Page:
Case studies

Vedanta Zinc International’s biodiversity offset initiative

Working in the Northern Cape’s highly sensitive Succulent Karoo Biome, Vedanta Zinc International (VZI) prioritised biodiversity and environmental safeguards during the licencing process for their flagship Gamsberg Project.

The Succulent Karoo Biome is unique, even for South Africa, renowned as we are for our floral diversity. The biome is home to at least 6,000 species of plants that have evolved over millennia to survive the desert’s aridity, many of them rare and, until our environmentalists started on the area, some of which had been previously unrecorded.

The Bushmanland Centre of Endemism is smaller but nevertheless hosts 397 unique succulents, among them 16 that are endemic and four that are restricted to a small space. VZI was faced with a major challenge of how to develop the Gamsberg Project both without damaging the fragile site and in a way that would ensure the area can be restored when mining ends.

Mining [photo]
Mining [photo]
Mining [photo]
Mining [photo]
Mining [photo]

VZI’s environmental specialists worked closely with a wide range of experts to design and implement a process to ensure the necessary protection, preservation and ultimate restoration. VZI enlisted advice from a range of environmental organisations, local and international, such as the International Union for Conservation of Nature – one of the world’s oldest and most respected environmental groups.

As part of the Gamsberg licencing process, VZI signed a biodiversity offset agreement with the Northern Cape Department of Environmental Affairs and Nature Conservation (DENC), on 16 October 2014. This agreement required VZI to secure 12 500 substantially intact hectares comprising:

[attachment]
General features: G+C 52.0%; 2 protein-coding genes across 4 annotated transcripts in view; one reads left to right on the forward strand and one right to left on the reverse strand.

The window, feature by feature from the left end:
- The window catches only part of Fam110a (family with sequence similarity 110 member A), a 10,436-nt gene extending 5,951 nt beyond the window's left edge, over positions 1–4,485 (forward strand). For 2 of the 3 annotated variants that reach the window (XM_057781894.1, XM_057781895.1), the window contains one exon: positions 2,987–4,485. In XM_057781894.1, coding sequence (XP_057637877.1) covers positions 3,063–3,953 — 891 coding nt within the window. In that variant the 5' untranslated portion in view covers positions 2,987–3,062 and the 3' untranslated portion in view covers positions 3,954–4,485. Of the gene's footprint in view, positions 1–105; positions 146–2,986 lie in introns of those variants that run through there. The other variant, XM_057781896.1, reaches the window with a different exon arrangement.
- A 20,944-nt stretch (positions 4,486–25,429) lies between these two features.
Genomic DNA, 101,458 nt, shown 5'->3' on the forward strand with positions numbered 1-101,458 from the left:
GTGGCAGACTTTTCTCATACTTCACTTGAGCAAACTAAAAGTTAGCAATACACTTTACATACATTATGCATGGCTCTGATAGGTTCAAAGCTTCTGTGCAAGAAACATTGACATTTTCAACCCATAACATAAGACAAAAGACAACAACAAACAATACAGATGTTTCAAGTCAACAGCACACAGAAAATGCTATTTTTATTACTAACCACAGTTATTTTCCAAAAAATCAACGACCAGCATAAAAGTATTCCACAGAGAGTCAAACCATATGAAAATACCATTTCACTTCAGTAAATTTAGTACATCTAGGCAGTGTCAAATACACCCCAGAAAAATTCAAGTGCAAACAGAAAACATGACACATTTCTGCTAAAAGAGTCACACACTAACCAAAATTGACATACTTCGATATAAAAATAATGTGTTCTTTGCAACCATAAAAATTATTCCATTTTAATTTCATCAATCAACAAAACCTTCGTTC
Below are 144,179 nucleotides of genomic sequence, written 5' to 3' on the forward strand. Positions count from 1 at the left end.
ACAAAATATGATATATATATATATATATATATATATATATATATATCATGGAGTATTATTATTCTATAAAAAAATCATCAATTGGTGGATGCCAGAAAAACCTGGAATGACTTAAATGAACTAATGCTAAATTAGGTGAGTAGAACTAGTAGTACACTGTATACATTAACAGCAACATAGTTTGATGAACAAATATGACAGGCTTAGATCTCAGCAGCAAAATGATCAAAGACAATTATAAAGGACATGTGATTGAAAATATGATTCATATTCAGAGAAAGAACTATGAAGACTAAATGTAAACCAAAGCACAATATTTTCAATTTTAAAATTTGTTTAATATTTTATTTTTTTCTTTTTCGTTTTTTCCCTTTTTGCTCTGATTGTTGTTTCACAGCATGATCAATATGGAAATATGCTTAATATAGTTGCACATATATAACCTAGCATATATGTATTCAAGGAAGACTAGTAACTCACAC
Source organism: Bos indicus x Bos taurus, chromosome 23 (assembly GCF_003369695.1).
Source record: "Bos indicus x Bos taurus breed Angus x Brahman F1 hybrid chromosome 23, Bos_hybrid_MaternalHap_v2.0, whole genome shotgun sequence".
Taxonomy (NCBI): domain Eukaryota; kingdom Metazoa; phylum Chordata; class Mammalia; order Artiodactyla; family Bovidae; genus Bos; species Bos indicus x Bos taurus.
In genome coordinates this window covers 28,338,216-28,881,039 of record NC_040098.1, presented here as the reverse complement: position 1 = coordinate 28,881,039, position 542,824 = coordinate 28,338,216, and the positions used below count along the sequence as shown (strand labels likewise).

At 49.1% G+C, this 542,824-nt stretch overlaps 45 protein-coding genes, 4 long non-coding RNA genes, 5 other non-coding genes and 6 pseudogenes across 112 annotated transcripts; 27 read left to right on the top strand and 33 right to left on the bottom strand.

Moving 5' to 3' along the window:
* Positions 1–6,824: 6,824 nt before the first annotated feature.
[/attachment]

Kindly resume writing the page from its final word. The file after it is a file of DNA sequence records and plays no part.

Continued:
• 3,700ha of Aggeneys Gravel Vygieveld;
  • at least 3,200ha of Bushmanland Inselberg Shrubland;
  • at least 4,000ha of Bushmanland Arid Grassland; and
  • at least 200ha of Bushmanland ephemeral river courses and outwash plains.

VZI ultimately secured 21,900ha (four properties in total), and started the formal process of transferring this land to the Northern Cape Provincial Government in September 2017. The DENC issued a notice to declare the properties as nature reserves in September 2018, and the formal proclamation of the Gamsberg Nature Reserve was gazetted on 5 August 2019.

VZI will provide a management fee of a maximum of R3.5 million a year – subject to an annual increase of 6% or CPIX, whichever is the lower – for the properties acquired for a period of up to 10 years after we apply for a closure certificate.

As part of the offset agreement, VZI will also be responsible for providing funds for land management for the full offset area for the life of the operations and for a period of up to 10 years after VZI applies for a closure certificate.

Further, VZI has partnered with DENC and the International Union for the Conservation of Nature (IUCN) to monitor the Gamsberg Biodiversity Offset Agreement. This work is ongoing.